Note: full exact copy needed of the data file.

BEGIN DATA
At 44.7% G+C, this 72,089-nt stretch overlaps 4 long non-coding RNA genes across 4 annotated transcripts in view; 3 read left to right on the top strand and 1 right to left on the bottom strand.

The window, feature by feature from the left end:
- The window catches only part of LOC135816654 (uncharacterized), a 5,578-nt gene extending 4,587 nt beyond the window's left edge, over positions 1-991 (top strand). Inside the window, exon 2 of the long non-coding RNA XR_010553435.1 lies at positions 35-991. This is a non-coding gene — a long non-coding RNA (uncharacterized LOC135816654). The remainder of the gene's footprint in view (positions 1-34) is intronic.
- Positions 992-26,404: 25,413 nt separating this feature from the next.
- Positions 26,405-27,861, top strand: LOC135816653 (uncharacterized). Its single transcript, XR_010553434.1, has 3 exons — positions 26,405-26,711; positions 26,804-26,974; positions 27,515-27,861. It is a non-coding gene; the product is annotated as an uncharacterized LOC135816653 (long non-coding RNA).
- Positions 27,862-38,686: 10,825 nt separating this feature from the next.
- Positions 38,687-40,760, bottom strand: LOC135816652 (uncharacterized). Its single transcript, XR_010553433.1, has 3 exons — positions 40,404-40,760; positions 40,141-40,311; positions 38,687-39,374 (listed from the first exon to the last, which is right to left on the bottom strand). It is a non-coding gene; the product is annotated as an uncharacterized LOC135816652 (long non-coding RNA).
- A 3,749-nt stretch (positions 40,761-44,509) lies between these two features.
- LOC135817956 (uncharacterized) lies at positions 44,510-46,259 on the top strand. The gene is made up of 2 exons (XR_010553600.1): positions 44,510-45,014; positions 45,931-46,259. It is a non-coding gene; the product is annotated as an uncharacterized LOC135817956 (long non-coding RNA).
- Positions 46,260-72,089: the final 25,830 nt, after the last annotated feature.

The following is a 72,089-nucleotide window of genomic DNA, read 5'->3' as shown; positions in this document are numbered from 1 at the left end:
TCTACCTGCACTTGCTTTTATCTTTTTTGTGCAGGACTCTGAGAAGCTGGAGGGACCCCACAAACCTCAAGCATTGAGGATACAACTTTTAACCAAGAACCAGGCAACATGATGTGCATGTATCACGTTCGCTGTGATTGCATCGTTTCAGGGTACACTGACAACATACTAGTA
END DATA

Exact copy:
At 44.7% G+C, this 72,089-nt stretch overlaps 4 long non-coding RNA genes across 4 annotated transcripts in view; 3 read left to right on the top strand and 1 right to left on the bottom strand.

The window, feature by feature from the left end:
- The window catches only part of LOC135816654 (uncharacterized), a 5,578-nt gene extending 4,587 nt beyond the window's left edge, over positions 1-991 (top strand). Inside the window, exon 2 of the long non-coding RNA XR_010553435.1 lies at positions 35-991. This is a non-coding gene — a long non-coding RNA (uncharacterized LOC135816654). The remainder of the gene's footprint in view (positions 1-34) is intronic.
- Positions 992-26,404: 25,413 nt separating this feature from the next.
- Positions 26,405-27,861, top strand: LOC135816653 (uncharacterized). Its single transcript, XR_010553434.1, has 3 exons — positions 26,405-26,711; positions 26,804-26,974; positions 27,515-27,861. It is a non-coding gene; the product is annotated as an uncharacterized LOC135816653 (long non-coding RNA).
- Positions 27,862-38,686: 10,825 nt separating this feature from the next.
- Positions 38,687-40,760, bottom strand: LOC135816652 (uncharacterized). Its single transcript, XR_010553433.1, has 3 exons — positions 40,404-40,760; positions 40,141-40,311; positions 38,687-39,374 (listed from the first exon to the last, which is right to left on the bottom strand). It is a non-coding gene; the product is annotated as an uncharacterized LOC135816652 (long non-coding RNA).
- A 3,749-nt stretch (positions 40,761-44,509) lies between these two features.
- LOC135817956 (uncharacterized) lies at positions 44,510-46,259 on the top strand. The gene is made up of 2 exons (XR_010553600.1): positions 44,510-45,014; positions 45,931-46,259. It is a non-coding gene; the product is annotated as an uncharacterized LOC135817956 (long non-coding RNA).
- Positions 46,260-72,089: the final 25,830 nt, after the last annotated feature.

The following is a 72,089-nucleotide window of genomic DNA, read 5'->3' as shown; positions in this document are numbered from 1 at the left end:
TCTACCTGCACTTGCTTTTATCTTTTTTGTGCAGGACTCTGAGAAGCTGGAGGGACCCCACAAACCTCAAGCATTGAGGATACAACTTTTAACCAAGAACCAGGCAACATGATGTGCATGTATCACGTTCGCTGTGATTGCATCGTTTCAGGGTACACTGACAACATACTAGTA